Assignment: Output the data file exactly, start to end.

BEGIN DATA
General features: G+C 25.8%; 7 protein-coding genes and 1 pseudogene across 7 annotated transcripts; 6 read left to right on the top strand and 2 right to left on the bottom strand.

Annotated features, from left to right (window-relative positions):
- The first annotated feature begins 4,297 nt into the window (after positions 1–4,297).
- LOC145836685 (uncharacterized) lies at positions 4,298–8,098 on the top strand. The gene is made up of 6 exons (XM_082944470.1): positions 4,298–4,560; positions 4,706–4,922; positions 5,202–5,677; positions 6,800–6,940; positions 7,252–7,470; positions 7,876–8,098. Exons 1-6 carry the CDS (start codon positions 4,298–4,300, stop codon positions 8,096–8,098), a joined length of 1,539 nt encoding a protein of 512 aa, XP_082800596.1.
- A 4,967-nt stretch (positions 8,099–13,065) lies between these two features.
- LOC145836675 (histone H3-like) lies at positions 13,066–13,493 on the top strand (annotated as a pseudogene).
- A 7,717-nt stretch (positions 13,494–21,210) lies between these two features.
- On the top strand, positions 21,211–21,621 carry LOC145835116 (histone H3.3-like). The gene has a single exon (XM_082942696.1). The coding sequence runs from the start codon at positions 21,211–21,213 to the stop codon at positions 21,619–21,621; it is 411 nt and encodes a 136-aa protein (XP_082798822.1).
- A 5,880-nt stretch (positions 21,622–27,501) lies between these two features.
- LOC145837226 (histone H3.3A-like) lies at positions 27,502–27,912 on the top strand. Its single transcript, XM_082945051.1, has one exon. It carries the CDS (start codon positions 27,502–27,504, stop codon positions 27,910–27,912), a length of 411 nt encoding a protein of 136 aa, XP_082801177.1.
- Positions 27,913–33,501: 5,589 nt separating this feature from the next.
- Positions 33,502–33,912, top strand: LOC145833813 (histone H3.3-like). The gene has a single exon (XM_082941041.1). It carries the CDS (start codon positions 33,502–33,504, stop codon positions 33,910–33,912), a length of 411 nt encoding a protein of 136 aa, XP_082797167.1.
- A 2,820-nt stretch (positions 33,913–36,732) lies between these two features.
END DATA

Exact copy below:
General features: G+C 25.8%; 7 protein-coding genes and 1 pseudogene across 7 annotated transcripts; 6 read left to right on the top strand and 2 right to left on the bottom strand.

Annotated features, from left to right (window-relative positions):
- The first annotated feature begins 4,297 nt into the window (after positions 1–4,297).
- LOC145836685 (uncharacterized) lies at positions 4,298–8,098 on the top strand. The gene is made up of 6 exons (XM_082944470.1): positions 4,298–4,560; positions 4,706–4,922; positions 5,202–5,677; positions 6,800–6,940; positions 7,252–7,470; positions 7,876–8,098. Exons 1-6 carry the CDS (start codon positions 4,298–4,300, stop codon positions 8,096–8,098), a joined length of 1,539 nt encoding a protein of 512 aa, XP_082800596.1.
- A 4,967-nt stretch (positions 8,099–13,065) lies between these two features.
- LOC145836675 (histone H3-like) lies at positions 13,066–13,493 on the top strand (annotated as a pseudogene).
- A 7,717-nt stretch (positions 13,494–21,210) lies between these two features.
- On the top strand, positions 21,211–21,621 carry LOC145835116 (histone H3.3-like). The gene has a single exon (XM_082942696.1). The coding sequence runs from the start codon at positions 21,211–21,213 to the stop codon at positions 21,619–21,621; it is 411 nt and encodes a 136-aa protein (XP_082798822.1).
- A 5,880-nt stretch (positions 21,622–27,501) lies between these two features.
- LOC145837226 (histone H3.3A-like) lies at positions 27,502–27,912 on the top strand. Its single transcript, XM_082945051.1, has one exon. It carries the CDS (start codon positions 27,502–27,504, stop codon positions 27,910–27,912), a length of 411 nt encoding a protein of 136 aa, XP_082801177.1.
- Positions 27,913–33,501: 5,589 nt separating this feature from the next.
- Positions 33,502–33,912, top strand: LOC145833813 (histone H3.3-like). The gene has a single exon (XM_082941041.1). It carries the CDS (start codon positions 33,502–33,504, stop codon positions 33,910–33,912), a length of 411 nt encoding a protein of 136 aa, XP_082797167.1.
- A 2,820-nt stretch (positions 33,913–36,732) lies between these two features.